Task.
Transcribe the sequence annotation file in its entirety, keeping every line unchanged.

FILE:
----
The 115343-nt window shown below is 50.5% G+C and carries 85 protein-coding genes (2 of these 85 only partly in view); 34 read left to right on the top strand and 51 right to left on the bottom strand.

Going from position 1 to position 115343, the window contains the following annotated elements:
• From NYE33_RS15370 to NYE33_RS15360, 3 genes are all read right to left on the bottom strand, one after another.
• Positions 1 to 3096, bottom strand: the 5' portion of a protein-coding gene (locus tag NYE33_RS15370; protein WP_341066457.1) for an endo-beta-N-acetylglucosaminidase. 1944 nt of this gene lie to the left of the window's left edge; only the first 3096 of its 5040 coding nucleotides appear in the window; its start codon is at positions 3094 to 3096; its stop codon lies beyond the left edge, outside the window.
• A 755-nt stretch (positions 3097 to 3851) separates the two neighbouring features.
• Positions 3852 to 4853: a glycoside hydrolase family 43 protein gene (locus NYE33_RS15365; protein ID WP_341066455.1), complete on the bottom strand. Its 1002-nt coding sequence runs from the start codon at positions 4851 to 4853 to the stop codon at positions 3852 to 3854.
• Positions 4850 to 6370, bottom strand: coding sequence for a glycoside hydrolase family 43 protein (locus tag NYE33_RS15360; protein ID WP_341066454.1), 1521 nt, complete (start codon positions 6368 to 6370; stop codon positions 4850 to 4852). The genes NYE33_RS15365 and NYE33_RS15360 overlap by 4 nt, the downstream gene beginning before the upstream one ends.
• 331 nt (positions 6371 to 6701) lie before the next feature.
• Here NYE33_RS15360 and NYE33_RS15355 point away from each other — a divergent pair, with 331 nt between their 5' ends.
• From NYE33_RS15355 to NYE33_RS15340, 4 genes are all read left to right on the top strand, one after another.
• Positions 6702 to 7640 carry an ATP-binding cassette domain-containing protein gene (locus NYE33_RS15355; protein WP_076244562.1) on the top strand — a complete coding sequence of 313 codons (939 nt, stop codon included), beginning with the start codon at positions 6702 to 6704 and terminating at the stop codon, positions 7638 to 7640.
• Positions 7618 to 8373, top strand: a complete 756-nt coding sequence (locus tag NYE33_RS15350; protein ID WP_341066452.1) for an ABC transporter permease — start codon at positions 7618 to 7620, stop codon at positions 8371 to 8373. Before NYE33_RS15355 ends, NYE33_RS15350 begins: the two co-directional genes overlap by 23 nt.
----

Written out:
The 115343-nt window shown below is 50.5% G+C and carries 85 protein-coding genes (2 of these 85 only partly in view); 34 read left to right on the top strand and 51 right to left on the bottom strand.

Going from position 1 to position 115343, the window contains the following annotated elements:
• From NYE33_RS15370 to NYE33_RS15360, 3 genes are all read right to left on the bottom strand, one after another.
• Positions 1 to 3096, bottom strand: the 5' portion of a protein-coding gene (locus tag NYE33_RS15370; protein WP_341066457.1) for an endo-beta-N-acetylglucosaminidase. 1944 nt of this gene lie to the left of the window's left edge; only the first 3096 of its 5040 coding nucleotides appear in the window; its start codon is at positions 3094 to 3096; its stop codon lies beyond the left edge, outside the window.
• A 755-nt stretch (positions 3097 to 3851) separates the two neighbouring features.
• Positions 3852 to 4853: a glycoside hydrolase family 43 protein gene (locus NYE33_RS15365; protein ID WP_341066455.1), complete on the bottom strand. Its 1002-nt coding sequence runs from the start codon at positions 4851 to 4853 to the stop codon at positions 3852 to 3854.
• Positions 4850 to 6370, bottom strand: coding sequence for a glycoside hydrolase family 43 protein (locus tag NYE33_RS15360; protein ID WP_341066454.1), 1521 nt, complete (start codon positions 6368 to 6370; stop codon positions 4850 to 4852). The genes NYE33_RS15365 and NYE33_RS15360 overlap by 4 nt, the downstream gene beginning before the upstream one ends.
• 331 nt (positions 6371 to 6701) lie before the next feature.
• Here NYE33_RS15360 and NYE33_RS15355 point away from each other — a divergent pair, with 331 nt between their 5' ends.
• From NYE33_RS15355 to NYE33_RS15340, 4 genes are all read left to right on the top strand, one after another.
• Positions 6702 to 7640 carry an ATP-binding cassette domain-containing protein gene (locus NYE33_RS15355; protein WP_076244562.1) on the top strand — a complete coding sequence of 313 codons (939 nt, stop codon included), beginning with the start codon at positions 6702 to 6704 and terminating at the stop codon, positions 7638 to 7640.
• Positions 7618 to 8373, top strand: a complete 756-nt coding sequence (locus tag NYE33_RS15350; protein ID WP_341066452.1) for an ABC transporter permease — start codon at positions 7618 to 7620, stop codon at positions 8371 to 8373. Before NYE33_RS15355 ends, NYE33_RS15350 begins: the two co-directional genes overlap by 23 nt.